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Petrusevska 1

Biljana Petrusevska
Prof. Zoran Ancevski, PhD
Anglo-Saxon Literary Theories
28th June 2011
The Difference in Meaning
Meaning is a slippery slope. It is a topic which as been discussed since the first scrutiny of
language emerged in ancient times. The relationship that it describes was as dubious as the
power of the gods and the morality of men, and its manifold was put to the question. There
are things in the world which do have a meaning of their own, but not the kind that we might
comprehend in the same way it naturally is, independent of language. The power of
perception and its finality have been thoughtfully eradicated and things that are not always
bound with a meaning, have the air of it wrapped in the preconception brought on by their
next of kin. For language and meaning in it, are anything but natural, between reality outside
as persons head, and this notion has been in play for quite some time in the literary world.
This is exactly the type of meaning we will turn our attention to in this paper, the one
communicated through the u se of language, whose woes are attributed to distribution of
signs in sign relations, reference or equivalence making it such a heart-wrenching business.
We will view it linguistically and differentially.
To account for meaning is to set forth the relations of contrast and the possibilities of
combination that constitute a language. As to discovering what elements form a meaning, the
actions are quite as hopeless as our attempts to uncover the tools. Notions of thought,
intention and understanding, a certain cognitive content or sense along with extension,
reference and denotation, have all been mentioned in relation to these utensils. And the
function of an object is also an important aspect, closely related to the meaning of things, as

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Paul de Man 1 mentions in his collection of essays entitled Blindness and Insight, it is very
possible when thinking of a certain word and its meaning, we relate it to the purpose of that
object it is to signify. Some would say that a meaning is equal to the totality of the sensory
appearances.
There have been arguments identifying meaning with an idea, and one could not
unreservedly object to this notion, but this also carries along the presumption that meaning is
confined solely in the mind of human beings, and doesnt exist beyond it. The difficulty with
this theory is that an idea is not able to comprehend all the aspects of a certain object at once,
only a certain number of them, whereas meaning can slither though so many fingers and still
escape not fully researched. If we consider meaning from the conditioning of truth, we may
fall into some complex waters and not find a proper way out, not even mentioning a solution
along the way. The more practical approach has long been antonymous with meaning, for it
was believed that the affairs of the mind could not be approached scientifically, because it
was not graspable. It is interesting to mention, before we continue with the discussion of the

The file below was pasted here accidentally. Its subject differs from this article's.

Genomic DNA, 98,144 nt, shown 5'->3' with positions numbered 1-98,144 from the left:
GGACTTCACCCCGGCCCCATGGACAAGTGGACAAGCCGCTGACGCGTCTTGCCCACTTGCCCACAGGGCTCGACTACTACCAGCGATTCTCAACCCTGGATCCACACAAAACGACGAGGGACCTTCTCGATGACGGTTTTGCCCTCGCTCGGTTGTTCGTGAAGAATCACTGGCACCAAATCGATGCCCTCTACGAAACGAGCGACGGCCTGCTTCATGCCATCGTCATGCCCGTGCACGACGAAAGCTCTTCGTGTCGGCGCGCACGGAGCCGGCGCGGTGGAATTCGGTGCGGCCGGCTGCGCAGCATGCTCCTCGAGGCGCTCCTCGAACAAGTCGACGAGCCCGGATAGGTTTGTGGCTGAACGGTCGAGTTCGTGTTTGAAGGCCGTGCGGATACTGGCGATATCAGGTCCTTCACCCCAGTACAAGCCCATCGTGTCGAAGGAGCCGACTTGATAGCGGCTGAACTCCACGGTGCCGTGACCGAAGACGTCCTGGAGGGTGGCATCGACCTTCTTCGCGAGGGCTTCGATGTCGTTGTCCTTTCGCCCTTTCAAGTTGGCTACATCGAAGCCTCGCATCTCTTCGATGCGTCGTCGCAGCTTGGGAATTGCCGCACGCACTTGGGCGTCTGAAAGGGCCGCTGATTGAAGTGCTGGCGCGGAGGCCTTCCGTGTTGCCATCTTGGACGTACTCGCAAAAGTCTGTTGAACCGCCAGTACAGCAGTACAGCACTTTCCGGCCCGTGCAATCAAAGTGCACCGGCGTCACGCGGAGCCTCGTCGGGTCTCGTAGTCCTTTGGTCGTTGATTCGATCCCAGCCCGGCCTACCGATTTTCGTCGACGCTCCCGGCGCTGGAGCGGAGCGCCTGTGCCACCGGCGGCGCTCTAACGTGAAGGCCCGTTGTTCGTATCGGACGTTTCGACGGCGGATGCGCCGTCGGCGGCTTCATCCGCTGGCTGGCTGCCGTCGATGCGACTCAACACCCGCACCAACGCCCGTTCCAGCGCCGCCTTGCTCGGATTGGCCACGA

theories regarding the subject, that the hermeneutical and linguistic approaches to meaning do
create and interesting combination to dwell upon. Something which terribly reminds us of a
certain type of reading we shall also discuss further on in this paper.
In the twentieth century when literary theory has begun to develop as a science,
meaning has quite changed its positioning and level, and especially so regarding the previous
theories which took the lead in this field. A sequence of genuine coherence has flowed from
the advent of linguistics introduced into this discipline by the Russian formalists 2, which
broke off the preceding procession of theories regarding meaning; the most significant being
hermeneutics. Whilst hermeneutics is by definition interested in discovering the meaning,
1

Paul de Man (1919 1983) American deconstructionist, literary critic and theorist, famously known
as part of the Yale School of deconstruction
2
Russian formalism was an influential school of literary criticism in Russia from the 1910s to the
1930s, where many influential Russian and Soviet scholars participated, including Viktor Shklovsky, Yuri
Tynianov and Roman Jakobson.

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Russian formalism differs very sharply because it strives to hinder our arrival at meaning. It
is set on distinguishing literature from other forms of language, which should more
specifically be done though the use of formal devices. What they're interested in, to put it in a
simpler way is precisely the way in which "literariness," or rather its devices can be used to
impede ones quick grasping of the text.
One of the first formalists and one of the most distinguished literary theoreticians,
Roman Jakobson has always remained a faithful follower of linguistics and was steered by its
guidelines, as did many other literary theoreticians and critics. For him the process of
rediscovering the meaning, which had been masterfully disguised by the craftsman, comes
down to identifying the quanta of language 3, implicating the classification of the smallest
units of language which bare a signifying value. Off course here he deals with phonology and
phonetics and tries to uncover, systematically, what governing rules could also apply to the
meaning of these units. And yet one can still not find a connection between these signifiers